Drew (CBS) pilot preview: Nancy is back, older, smarter, sexier and more boring than ever!

Sarah-Shahi-Backgrounds

Gotcha Day“. Created by Joan Rater & Tony Phelan (Grey’s Anatomy, Madam Secretary). Based on Edward Stratemeyer. Directed by Marc Webb (Limitless, Crazy Ex-Girlfriend, 500 Days of Summer). Executive produced by Dan Jinks (American Beauty, Harvey Milk, Big Fish), Nick Nantell, Joan Rater & Tony Phelan. For CBS, CBS Television Studios & The Dan Jinks Company. 60 pages.

Description: Now in her 30s, Nancy Grace is a detective for the NYPD where she investigates and solves crimes using her uncanny observational skills, all while navigating the complexities of life in a modern world and grieving the death of her best friend…

With Sarah Shahi (Person Of Interest, Life, Fairly Legal, The L Word), Anthony Edwards (ER, Zodiac, Top Gun), Vanessa Ferlito (24, Graceland, Grindhouse), Steve Kazee (Shameless US), Felix Solis (The Following, The Good Wife), Debra Monk (Grey’s Anatomy, Damages)…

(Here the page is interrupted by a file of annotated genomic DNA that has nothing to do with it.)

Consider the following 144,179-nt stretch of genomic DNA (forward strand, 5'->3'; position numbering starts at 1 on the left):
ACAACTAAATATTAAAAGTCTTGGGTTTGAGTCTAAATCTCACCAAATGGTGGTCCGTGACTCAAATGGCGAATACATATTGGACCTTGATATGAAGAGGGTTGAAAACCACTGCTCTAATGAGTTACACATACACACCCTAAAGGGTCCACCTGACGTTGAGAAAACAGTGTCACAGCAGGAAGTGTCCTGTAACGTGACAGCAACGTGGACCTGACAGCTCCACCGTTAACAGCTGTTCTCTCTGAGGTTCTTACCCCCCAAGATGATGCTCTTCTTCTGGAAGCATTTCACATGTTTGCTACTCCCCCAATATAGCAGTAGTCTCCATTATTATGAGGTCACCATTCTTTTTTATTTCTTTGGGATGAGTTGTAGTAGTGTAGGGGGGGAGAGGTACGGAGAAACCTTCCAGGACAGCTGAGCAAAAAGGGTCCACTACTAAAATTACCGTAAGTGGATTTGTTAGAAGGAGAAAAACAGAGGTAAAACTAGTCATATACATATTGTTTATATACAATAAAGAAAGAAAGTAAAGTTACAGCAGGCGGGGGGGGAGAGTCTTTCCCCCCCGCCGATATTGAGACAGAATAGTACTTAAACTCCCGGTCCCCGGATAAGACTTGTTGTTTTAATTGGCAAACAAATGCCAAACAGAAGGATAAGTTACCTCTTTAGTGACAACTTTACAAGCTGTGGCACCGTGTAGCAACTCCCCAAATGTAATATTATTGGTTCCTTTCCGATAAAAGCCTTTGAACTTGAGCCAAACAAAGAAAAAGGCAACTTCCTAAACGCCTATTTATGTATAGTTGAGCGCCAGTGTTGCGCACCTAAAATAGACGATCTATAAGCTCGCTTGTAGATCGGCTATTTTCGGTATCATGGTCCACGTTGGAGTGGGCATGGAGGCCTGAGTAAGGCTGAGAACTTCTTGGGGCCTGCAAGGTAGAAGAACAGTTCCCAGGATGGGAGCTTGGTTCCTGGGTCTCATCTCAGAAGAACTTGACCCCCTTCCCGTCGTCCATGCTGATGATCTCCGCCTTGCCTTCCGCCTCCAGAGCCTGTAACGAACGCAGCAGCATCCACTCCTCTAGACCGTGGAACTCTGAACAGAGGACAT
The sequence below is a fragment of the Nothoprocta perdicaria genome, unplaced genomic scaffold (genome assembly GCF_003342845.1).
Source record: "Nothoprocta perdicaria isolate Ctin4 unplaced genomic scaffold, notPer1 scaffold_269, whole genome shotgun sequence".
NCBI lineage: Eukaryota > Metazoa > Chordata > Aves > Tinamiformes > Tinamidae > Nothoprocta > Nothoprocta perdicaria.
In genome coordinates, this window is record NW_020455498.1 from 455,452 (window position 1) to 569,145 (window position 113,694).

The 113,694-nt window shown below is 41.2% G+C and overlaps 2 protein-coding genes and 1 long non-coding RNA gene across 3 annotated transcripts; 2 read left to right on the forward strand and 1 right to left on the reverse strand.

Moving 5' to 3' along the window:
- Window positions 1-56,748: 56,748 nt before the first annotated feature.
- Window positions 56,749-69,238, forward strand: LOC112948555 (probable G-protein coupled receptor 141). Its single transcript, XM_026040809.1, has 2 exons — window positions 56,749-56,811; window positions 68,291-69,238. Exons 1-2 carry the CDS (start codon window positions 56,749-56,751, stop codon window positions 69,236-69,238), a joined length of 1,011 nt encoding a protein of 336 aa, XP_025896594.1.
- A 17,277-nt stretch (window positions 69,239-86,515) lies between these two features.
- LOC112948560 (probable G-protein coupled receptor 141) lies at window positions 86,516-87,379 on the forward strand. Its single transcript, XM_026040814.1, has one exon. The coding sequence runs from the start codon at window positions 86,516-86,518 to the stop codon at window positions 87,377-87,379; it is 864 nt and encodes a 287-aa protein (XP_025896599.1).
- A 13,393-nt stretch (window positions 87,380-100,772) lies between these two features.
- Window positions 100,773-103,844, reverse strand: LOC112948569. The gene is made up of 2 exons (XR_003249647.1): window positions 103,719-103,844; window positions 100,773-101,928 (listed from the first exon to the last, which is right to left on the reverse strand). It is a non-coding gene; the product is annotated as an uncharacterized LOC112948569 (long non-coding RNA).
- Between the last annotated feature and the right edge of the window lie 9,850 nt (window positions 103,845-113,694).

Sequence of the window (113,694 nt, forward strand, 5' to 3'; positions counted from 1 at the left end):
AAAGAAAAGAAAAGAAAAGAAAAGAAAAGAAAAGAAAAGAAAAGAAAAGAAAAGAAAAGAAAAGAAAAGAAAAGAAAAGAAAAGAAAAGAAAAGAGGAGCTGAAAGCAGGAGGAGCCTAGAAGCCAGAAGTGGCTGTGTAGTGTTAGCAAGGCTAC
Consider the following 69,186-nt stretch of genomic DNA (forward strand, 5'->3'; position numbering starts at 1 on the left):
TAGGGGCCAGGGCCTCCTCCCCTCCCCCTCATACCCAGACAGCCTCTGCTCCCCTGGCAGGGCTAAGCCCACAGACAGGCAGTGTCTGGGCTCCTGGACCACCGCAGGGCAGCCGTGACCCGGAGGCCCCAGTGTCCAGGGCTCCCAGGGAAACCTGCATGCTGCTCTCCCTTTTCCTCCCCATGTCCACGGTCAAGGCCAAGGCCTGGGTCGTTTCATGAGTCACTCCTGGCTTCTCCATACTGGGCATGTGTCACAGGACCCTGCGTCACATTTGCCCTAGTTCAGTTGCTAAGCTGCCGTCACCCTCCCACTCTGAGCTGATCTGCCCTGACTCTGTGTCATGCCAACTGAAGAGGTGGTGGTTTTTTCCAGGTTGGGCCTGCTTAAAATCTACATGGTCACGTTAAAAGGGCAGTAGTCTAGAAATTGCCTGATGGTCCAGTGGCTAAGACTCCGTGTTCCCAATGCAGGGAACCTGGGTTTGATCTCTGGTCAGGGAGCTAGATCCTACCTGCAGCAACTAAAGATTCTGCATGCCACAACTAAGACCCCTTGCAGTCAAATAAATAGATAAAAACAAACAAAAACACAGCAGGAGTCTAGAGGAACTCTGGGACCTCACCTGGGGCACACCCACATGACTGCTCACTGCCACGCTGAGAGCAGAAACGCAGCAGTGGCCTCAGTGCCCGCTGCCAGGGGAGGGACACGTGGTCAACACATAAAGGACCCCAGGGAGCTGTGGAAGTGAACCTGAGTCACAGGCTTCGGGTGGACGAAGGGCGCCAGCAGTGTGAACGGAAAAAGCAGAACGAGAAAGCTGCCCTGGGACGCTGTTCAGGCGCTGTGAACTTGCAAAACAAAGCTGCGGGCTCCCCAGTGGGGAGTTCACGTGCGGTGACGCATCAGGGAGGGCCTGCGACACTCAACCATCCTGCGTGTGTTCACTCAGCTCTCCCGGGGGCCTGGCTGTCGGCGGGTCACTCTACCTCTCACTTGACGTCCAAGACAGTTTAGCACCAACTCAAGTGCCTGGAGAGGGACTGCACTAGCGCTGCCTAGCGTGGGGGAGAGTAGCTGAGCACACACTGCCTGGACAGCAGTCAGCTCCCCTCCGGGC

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I’m not very familiar with the iconic Nancy Drew character -never read any book, never seen any movie or series about her- but I’m pretty sure that what CBS is doing with this version is wrong and not respectful to the spirit of the original idea. What made it fresh and different at the time was that the heroine was a 16-year-old teenage girl solving mysteries. Not a big boy. Not an older woman. Not a professional. Veronica Mars before Veronica Mars. That was the whole point! CBS Television Studios could have turned the cult property into a nice little CW show while keeping the character as a child. But instead, they decided to make of her a 30-year-old detective. Like we already had a million over the years. Sad to say Nancy Drew is not fresh and different anymore. She’s just one more smart cop investigating crimes in New York. Does CBS need her? Not really. Do we? Certainly not! Then why bother?